The majority of study participants did not physically miss work as a result of insomnia, said lead author Ronald Kessler, Ph.D., a psychiatric epidemiologist at Harvard Medical School.  They frequently show up too tired to perform their job effectively (a phenomenon known as “presenteeism”).  “Employers these days want their workers to stay home if they’re sick.  If they know you’re absent, they can at least find ways to fill in for you,” Kessler said.  “But you can’t stay home every day if you’re chronically sleep deprived, so these people get in the habit of going to work and then not performing.”

According to Kessler, “It’s an underappreciated problem. Americans are not missing work because of insomnia.  They are still going to their jobs but accomplishing less because they’re tired.  In an information-based economy, it’s difficult to find a condition that has a greater effect on productivity.”

Fully 23 percent of employees were estimated to have insomnia; that statistic was verified by sleep medicine experts, who independently evaluated a sub-sample of the study group.  Researchers also found that employees aged over 65 are less likely to be insomniacs (14 percent) and that men were less likely (20 percent) to have trouble sleeping than women (27 percent).  Because the typical cost of insomnia treatment ranges from $200 annually for a sleep aid to $1,200 per year for behavior modification therapy, the study’s author believes that screening and treating workers’ sleep issues may be worthwhile for employers.

“When we actually did the calculations we were amazed at the extent of the problem,” Kessler said. “It seems unbelievable that more than 250 million days a year of lost productivity can be attributed to insomnia.  Yet this hasn’t really been on anyone’s radar.  Worker screening programs and programs to teach workers good sleep hygiene may be very effective and could actually save employers money.  These programs might help people feel a lot better and get more done on the job.”

Donna Arand, Ph.D., a spokeswoman for the American Academy of Sleep Medicine, says the study underlines a problem that is well recognized by sleep specialists.  “What struck me most about the study was the fact that workers really weren’t calling in sick,” she says. “People with chronic insomnia are going to work but they aren’t functioning at their maximum.  We all experience this from time to time, but for people with insomnia it could be happening every day.  One of the most important things is to try to get up at the same time every day and go to bed at the same time every night, even on the weekends.  Routine is the key.”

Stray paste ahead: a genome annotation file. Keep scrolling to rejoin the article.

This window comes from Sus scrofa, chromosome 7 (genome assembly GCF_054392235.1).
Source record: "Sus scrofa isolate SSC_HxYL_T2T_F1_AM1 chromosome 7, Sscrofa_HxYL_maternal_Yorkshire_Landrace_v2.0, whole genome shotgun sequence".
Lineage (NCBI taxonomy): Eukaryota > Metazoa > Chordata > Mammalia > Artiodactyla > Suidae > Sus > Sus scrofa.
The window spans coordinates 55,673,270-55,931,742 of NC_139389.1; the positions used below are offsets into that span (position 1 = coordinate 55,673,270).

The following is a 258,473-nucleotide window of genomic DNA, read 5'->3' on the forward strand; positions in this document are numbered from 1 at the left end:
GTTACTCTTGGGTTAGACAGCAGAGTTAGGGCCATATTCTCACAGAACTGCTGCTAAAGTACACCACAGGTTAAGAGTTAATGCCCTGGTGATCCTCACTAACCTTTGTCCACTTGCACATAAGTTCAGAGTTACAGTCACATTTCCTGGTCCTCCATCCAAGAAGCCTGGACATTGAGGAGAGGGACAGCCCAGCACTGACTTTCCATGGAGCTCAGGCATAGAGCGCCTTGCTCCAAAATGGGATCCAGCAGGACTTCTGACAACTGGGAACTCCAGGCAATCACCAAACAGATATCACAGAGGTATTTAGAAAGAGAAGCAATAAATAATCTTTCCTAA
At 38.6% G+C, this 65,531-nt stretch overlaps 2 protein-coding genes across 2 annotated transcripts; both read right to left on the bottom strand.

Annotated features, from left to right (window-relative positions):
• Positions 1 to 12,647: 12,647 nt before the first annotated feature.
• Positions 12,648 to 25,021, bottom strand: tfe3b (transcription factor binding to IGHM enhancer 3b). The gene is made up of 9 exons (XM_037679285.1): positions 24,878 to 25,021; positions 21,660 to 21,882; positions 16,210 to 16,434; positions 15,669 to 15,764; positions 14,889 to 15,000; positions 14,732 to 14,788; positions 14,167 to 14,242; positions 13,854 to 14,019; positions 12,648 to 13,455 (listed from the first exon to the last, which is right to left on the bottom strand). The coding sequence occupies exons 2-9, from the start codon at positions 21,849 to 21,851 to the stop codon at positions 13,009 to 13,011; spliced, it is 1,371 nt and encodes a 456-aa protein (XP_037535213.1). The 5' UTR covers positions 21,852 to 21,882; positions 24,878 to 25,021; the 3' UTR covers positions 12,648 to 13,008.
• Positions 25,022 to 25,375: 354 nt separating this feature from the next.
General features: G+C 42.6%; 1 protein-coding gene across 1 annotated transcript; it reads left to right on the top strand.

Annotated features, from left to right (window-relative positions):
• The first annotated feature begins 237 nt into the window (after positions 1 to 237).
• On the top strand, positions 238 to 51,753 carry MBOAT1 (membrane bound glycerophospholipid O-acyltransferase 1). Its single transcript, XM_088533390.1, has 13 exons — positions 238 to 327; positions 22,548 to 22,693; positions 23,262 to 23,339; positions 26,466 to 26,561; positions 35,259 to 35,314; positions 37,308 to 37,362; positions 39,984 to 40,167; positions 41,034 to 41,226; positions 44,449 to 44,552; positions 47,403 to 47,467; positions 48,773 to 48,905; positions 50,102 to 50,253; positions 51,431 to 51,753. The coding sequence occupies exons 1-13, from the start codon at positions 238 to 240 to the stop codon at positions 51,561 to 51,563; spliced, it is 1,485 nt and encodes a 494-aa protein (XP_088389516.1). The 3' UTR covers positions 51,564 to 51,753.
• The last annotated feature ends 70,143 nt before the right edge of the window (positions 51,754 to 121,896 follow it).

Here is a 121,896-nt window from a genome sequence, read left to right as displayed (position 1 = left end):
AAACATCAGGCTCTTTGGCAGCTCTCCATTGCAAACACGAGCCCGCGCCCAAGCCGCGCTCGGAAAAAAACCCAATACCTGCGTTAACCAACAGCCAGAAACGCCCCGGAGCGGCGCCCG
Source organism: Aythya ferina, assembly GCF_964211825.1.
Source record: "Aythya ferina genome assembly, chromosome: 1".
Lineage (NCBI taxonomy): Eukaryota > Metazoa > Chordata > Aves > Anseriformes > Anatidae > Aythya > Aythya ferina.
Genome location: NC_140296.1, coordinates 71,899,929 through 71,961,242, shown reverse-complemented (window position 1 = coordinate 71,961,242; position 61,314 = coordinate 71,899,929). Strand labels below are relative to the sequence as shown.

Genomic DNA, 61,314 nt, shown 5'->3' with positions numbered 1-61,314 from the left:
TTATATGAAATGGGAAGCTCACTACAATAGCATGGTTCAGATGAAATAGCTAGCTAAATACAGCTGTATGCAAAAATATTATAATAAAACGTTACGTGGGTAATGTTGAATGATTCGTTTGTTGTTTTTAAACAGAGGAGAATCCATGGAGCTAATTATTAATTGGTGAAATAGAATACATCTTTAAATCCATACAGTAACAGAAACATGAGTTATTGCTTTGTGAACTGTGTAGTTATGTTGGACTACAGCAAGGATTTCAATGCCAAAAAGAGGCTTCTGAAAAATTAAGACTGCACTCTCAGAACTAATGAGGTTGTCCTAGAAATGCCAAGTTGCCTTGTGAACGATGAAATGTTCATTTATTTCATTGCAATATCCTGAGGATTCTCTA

People can be described as insomniacs when they have trouble sleeping for at least a month.  The causes can be alcoholism, anxiety, coffee, and stress; it can also result from medical conditions like depression.  The more insomniacs think about getting enough sleep, the more stressed they become, and that results in even less sleep.

“Now that we know how much insomnia costs the American workplace, the question for employers is whether the price of intervention is worthwhile,” Kessler said.  “Can U.S. employers afford not to address insomnia in workplace?”

Healthcare: Saving Lives or Prolonging Suffering?

Thursday, August 12th, 2010

There is a cacophony of voices in the media talking about healthcare reform, but it’s more heat than light.  That why Atul Gawande’s most recent article in The New Yorker is so important. Boston-based Brigham and Women’s Hospital general and endocrine surgeon Gawande examines how the trend to prolonging life is one of the reasons behind soaring healthcare costs.Is healthcare saving lives or prolonging suffering?  Everyone needs to read this.

According to Dr. Gawande in Letting Go, “Twenty-five percent of all Medicare spending is for the five percent of patients who are in the final year of life, and most of that money goes for care in their last couple of months which is of little apparent benefit.  Medical spending for a breast-cancer survivor, for example, averaged an estimated $54,000 in 2003, the vast majority of it for the initial diagnostic testing, surgery, and, where necessary, radiation and chemotherapy.  For a patient with a fatal version of the disease, though, the cost curve is U-shaped, rising again toward the end – to an average of $63,000 during the last six months of life with incurable breast cancer.

The big question Gawande poses is thus:  What are we getting in return?  “Patients who were put on a mechanical ventilator,” Dr. Gawande continues, “given electrical defibrillation or chest compressions, or admitted, near death, to intensive care, had a substantially worse quality of life in their last week than those who received no such interventions.  And, six months after their death, their caregivers were three times as likely to suffer major depression.”